This is an extract of our Owens Bank V. Bracco Hl document, which we sell as part of our Conflict of Laws BCL Notes collection written by the top tier of Oxford students.
The following is a more accessble plain text extract of the PDF sample above, taken from our Conflict of Laws BCL Notes. Due to the challenges of extracting text from PDFs, it will have odd formatting:
OWENS BANK V. BRACCO FACTS Bank's claim was that, on 31 January 1979, Mr. Armando Nano, the then managing director of the bank and acting on its behalf, had lent to Bracco Industria Chimica S.p.A. the sum of Swiss Fr. 9m., which had then been handed over in cash by Nano to Bracco, who was the president of Bracco Industria Chimica S.p.A. acting on its behalf, or his own behalf. The loan was made, it was said, on terms agreed orally including, inter alia, that it should be repayable in three tranches of Sw.Fr. 2m., 3m., and 4m. on 27, 28 and 29 August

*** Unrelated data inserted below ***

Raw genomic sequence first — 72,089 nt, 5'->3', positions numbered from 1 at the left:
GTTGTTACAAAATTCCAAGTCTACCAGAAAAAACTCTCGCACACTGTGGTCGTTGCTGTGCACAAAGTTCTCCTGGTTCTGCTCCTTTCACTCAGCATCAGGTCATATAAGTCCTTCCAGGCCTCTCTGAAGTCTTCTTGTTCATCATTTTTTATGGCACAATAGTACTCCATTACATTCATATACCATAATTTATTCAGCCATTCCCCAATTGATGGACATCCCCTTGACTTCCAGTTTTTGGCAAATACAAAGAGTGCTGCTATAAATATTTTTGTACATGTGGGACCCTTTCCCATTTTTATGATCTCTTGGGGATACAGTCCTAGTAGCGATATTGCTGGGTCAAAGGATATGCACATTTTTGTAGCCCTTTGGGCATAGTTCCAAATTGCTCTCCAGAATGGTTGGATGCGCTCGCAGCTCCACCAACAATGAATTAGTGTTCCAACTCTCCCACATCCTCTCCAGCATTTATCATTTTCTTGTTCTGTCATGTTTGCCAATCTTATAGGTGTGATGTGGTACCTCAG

1979. The documents included provisions that gave the High Court of St. Vincent and the Grenadines jurisdiction in the event of dispute. Allegation of Fraud by Bracco: After the bank's case was closed, however, the defence intimated that they wished to set up a new defence, namely, that the signatures on the receipts and acknowledgements were genuine signatures but that they had originally appeared in the wide margins of a contract concerning a wholly different matter, that the margins with the signatures had been cut off and that Nano or someone on his behalf or on behalf of the bank had then typed in the rest of what appeared on the document. Proceedings in Italy: Between the judgment in the High Court of St. Vincent and the dismissal of the appeal therefrom yet further proceedings had been commenced in Italy including (1) civil proceedings at the suit of both defendants seeking declarations of non-liability to the bank and (2) proceedings by the bank to enforce the St. Vincent judgment. Bank seeks to enforce the St. Vincent Judgment in England. Section 9 of the 1920 Act provides: If in all the circumstances of the case they think it is just and convenient that the judgment should be enforced in the United Kingdom, and subject to the provisions of this section, order the judgment to be registered accordingly. (2) No judgment shall be ordered to be registered under this section if - (a) the original court acted without jurisdiction; or (b) the judgment debtor, being a person who was neither carrying on business nor ordinarily resident within the jurisdiction of the original court, did not voluntarily appear or otherwise submit or agree to submit to the jurisdiction of that court; or (c) the judgment debtor, being the defendant in the proceedings, was not duly served with the process of the original court and did not appear, notwithstanding that he was ordinarily resident or was carrying on business within
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